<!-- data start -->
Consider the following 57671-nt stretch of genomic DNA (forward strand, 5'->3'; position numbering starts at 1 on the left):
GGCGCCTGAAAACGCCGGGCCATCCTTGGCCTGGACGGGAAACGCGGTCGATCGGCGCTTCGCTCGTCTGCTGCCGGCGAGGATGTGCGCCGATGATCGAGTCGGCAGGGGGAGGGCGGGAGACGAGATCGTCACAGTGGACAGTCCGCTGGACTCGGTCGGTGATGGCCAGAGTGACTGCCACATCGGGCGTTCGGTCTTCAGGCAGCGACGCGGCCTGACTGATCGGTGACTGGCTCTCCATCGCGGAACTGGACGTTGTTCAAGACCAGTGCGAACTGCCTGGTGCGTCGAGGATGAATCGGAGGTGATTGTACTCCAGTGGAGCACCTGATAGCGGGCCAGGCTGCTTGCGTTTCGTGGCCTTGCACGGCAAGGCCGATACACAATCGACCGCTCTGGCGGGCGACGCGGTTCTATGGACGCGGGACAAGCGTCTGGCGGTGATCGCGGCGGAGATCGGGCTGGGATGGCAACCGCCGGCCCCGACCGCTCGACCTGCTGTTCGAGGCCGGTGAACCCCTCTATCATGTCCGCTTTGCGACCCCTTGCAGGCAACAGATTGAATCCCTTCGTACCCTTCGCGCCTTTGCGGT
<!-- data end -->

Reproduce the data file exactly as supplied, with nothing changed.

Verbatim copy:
Consider the following 57671-nt stretch of genomic DNA (forward strand, 5'->3'; position numbering starts at 1 on the left):
GGCGCCTGAAAACGCCGGGCCATCCTTGGCCTGGACGGGAAACGCGGTCGATCGGCGCTTCGCTCGTCTGCTGCCGGCGAGGATGTGCGCCGATGATCGAGTCGGCAGGGGGAGGGCGGGAGACGAGATCGTCACAGTGGACAGTCCGCTGGACTCGGTCGGTGATGGCCAGAGTGACTGCCACATCGGGCGTTCGGTCTTCAGGCAGCGACGCGGCCTGACTGATCGGTGACTGGCTCTCCATCGCGGAACTGGACGTTGTTCAAGACCAGTGCGAACTGCCTGGTGCGTCGAGGATGAATCGGAGGTGATTGTACTCCAGTGGAGCACCTGATAGCGGGCCAGGCTGCTTGCGTTTCGTGGCCTTGCACGGCAAGGCCGATACACAATCGACCGCTCTGGCGGGCGACGCGGTTCTATGGACGCGGGACAAGCGTCTGGCGGTGATCGCGGCGGAGATCGGGCTGGGATGGCAACCGCCGGCCCCGACCGCTCGACCTGCTGTTCGAGGCCGGTGAACCCCTCTATCATGTCCGCTTTGCGACCCCTTGCAGGCAACAGATTGAATCCCTTCGTACCCTTCGCGCCTTTGCGGT